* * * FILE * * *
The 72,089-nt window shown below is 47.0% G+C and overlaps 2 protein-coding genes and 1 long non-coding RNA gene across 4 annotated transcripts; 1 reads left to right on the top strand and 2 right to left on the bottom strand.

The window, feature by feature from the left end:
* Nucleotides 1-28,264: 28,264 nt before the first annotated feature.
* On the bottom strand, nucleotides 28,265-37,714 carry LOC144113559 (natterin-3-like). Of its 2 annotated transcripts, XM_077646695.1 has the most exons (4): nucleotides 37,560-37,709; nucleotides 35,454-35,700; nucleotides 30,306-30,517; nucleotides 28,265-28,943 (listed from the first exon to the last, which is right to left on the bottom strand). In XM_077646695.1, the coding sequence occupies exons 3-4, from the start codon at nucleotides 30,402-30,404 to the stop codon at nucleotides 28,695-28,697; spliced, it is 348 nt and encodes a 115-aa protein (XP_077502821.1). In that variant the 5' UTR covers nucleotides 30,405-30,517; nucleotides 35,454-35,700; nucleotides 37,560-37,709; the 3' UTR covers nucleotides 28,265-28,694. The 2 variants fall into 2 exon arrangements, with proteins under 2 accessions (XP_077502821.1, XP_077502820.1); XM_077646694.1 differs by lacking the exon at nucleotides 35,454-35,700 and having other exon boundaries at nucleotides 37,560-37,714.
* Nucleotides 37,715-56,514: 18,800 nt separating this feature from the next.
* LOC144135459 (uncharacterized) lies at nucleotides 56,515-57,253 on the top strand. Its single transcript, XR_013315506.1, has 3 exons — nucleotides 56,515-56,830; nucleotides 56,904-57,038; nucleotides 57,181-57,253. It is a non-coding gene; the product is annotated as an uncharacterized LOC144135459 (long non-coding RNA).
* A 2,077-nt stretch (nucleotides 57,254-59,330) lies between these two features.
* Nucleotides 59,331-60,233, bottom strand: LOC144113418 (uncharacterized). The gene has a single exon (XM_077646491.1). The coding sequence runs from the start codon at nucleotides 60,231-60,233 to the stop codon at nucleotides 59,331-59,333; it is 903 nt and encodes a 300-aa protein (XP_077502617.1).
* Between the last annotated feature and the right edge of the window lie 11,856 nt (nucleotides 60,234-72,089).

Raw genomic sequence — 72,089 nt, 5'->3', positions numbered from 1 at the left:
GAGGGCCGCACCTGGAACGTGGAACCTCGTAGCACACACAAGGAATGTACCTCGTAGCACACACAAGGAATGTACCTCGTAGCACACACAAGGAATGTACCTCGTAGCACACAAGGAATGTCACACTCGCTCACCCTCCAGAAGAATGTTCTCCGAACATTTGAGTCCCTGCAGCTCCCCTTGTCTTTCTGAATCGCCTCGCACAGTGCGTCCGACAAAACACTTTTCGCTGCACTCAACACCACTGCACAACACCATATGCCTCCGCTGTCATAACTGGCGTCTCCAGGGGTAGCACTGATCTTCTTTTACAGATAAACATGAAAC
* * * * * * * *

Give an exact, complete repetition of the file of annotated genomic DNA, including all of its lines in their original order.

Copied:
The 72,089-nt window shown below is 47.0% G+C and overlaps 2 protein-coding genes and 1 long non-coding RNA gene across 4 annotated transcripts; 1 reads left to right on the top strand and 2 right to left on the bottom strand.

The window, feature by feature from the left end:
* Nucleotides 1-28,264: 28,264 nt before the first annotated feature.
* On the bottom strand, nucleotides 28,265-37,714 carry LOC144113559 (natterin-3-like). Of its 2 annotated transcripts, XM_077646695.1 has the most exons (4): nucleotides 37,560-37,709; nucleotides 35,454-35,700; nucleotides 30,306-30,517; nucleotides 28,265-28,943 (listed from the first exon to the last, which is right to left on the bottom strand). In XM_077646695.1, the coding sequence occupies exons 3-4, from the start codon at nucleotides 30,402-30,404 to the stop codon at nucleotides 28,695-28,697; spliced, it is 348 nt and encodes a 115-aa protein (XP_077502821.1). In that variant the 5' UTR covers nucleotides 30,405-30,517; nucleotides 35,454-35,700; nucleotides 37,560-37,709; the 3' UTR covers nucleotides 28,265-28,694. The 2 variants fall into 2 exon arrangements, with proteins under 2 accessions (XP_077502821.1, XP_077502820.1); XM_077646694.1 differs by lacking the exon at nucleotides 35,454-35,700 and having other exon boundaries at nucleotides 37,560-37,714.
* Nucleotides 37,715-56,514: 18,800 nt separating this feature from the next.
* LOC144135459 (uncharacterized) lies at nucleotides 56,515-57,253 on the top strand. Its single transcript, XR_013315506.1, has 3 exons — nucleotides 56,515-56,830; nucleotides 56,904-57,038; nucleotides 57,181-57,253. It is a non-coding gene; the product is annotated as an uncharacterized LOC144135459 (long non-coding RNA).
* A 2,077-nt stretch (nucleotides 57,254-59,330) lies between these two features.
* Nucleotides 59,331-60,233, bottom strand: LOC144113418 (uncharacterized). The gene has a single exon (XM_077646491.1). The coding sequence runs from the start codon at nucleotides 60,231-60,233 to the stop codon at nucleotides 59,331-59,333; it is 903 nt and encodes a 300-aa protein (XP_077502617.1).
* Between the last annotated feature and the right edge of the window lie 11,856 nt (nucleotides 60,234-72,089).

Raw genomic sequence — 72,089 nt, 5'->3', positions numbered from 1 at the left:
GAGGGCCGCACCTGGAACGTGGAACCTCGTAGCACACACAAGGAATGTACCTCGTAGCACACACAAGGAATGTACCTCGTAGCACACACAAGGAATGTACCTCGTAGCACACAAGGAATGTCACACTCGCTCACCCTCCAGAAGAATGTTCTCCGAACATTTGAGTCCCTGCAGCTCCCCTTGTCTTTCTGAATCGCCTCGCACAGTGCGTCCGACAAAACACTTTTCGCTGCACTCAACACCACTGCACAACACCATATGCCTCCGCTGTCATAACTGGCGTCTCCAGGGGTAGCACTGATCTTCTTTTACAGATAAACATGAAAC